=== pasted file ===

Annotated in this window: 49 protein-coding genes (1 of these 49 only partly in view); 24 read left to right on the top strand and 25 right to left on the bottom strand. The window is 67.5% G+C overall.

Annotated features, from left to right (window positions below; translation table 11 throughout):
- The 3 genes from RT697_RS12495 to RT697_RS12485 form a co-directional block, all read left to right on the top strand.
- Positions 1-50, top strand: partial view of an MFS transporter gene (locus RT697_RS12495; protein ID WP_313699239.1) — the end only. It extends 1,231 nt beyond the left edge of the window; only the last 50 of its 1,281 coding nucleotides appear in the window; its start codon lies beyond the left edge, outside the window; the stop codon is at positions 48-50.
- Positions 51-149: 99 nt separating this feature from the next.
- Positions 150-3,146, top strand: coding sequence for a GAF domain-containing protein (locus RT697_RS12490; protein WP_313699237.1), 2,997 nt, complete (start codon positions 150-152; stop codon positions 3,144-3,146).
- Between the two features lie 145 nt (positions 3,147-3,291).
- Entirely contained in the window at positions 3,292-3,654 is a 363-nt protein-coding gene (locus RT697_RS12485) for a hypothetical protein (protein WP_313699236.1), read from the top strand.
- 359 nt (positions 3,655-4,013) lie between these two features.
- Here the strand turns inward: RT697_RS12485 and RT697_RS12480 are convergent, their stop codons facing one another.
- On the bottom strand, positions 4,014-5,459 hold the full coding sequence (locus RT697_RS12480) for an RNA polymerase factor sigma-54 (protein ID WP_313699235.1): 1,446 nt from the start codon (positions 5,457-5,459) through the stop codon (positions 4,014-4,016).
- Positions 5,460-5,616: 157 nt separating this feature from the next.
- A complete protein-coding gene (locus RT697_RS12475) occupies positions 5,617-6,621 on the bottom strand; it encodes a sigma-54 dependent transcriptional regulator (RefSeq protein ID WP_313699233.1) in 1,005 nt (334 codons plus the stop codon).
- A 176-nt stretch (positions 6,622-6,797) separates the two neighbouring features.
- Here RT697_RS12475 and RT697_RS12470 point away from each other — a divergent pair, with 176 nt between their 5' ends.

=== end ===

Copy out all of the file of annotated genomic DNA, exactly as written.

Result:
Annotated in this window: 49 protein-coding genes (1 of these 49 only partly in view); 24 read left to right on the top strand and 25 right to left on the bottom strand. The window is 67.5% G+C overall.

Annotated features, from left to right (window positions below; translation table 11 throughout):
- The 3 genes from RT697_RS12495 to RT697_RS12485 form a co-directional block, all read left to right on the top strand.
- Positions 1-50, top strand: partial view of an MFS transporter gene (locus RT697_RS12495; protein ID WP_313699239.1) — the end only. It extends 1,231 nt beyond the left edge of the window; only the last 50 of its 1,281 coding nucleotides appear in the window; its start codon lies beyond the left edge, outside the window; the stop codon is at positions 48-50.
- Positions 51-149: 99 nt separating this feature from the next.
- Positions 150-3,146, top strand: coding sequence for a GAF domain-containing protein (locus RT697_RS12490; protein WP_313699237.1), 2,997 nt, complete (start codon positions 150-152; stop codon positions 3,144-3,146).
- Between the two features lie 145 nt (positions 3,147-3,291).
- Entirely contained in the window at positions 3,292-3,654 is a 363-nt protein-coding gene (locus RT697_RS12485) for a hypothetical protein (protein WP_313699236.1), read from the top strand.
- 359 nt (positions 3,655-4,013) lie between these two features.
- Here the strand turns inward: RT697_RS12485 and RT697_RS12480 are convergent, their stop codons facing one another.
- On the bottom strand, positions 4,014-5,459 hold the full coding sequence (locus RT697_RS12480) for an RNA polymerase factor sigma-54 (protein ID WP_313699235.1): 1,446 nt from the start codon (positions 5,457-5,459) through the stop codon (positions 4,014-4,016).
- Positions 5,460-5,616: 157 nt separating this feature from the next.
- A complete protein-coding gene (locus RT697_RS12475) occupies positions 5,617-6,621 on the bottom strand; it encodes a sigma-54 dependent transcriptional regulator (RefSeq protein ID WP_313699233.1) in 1,005 nt (334 codons plus the stop codon).
- A 176-nt stretch (positions 6,622-6,797) separates the two neighbouring features.
- Here RT697_RS12475 and RT697_RS12470 point away from each other — a divergent pair, with 176 nt between their 5' ends.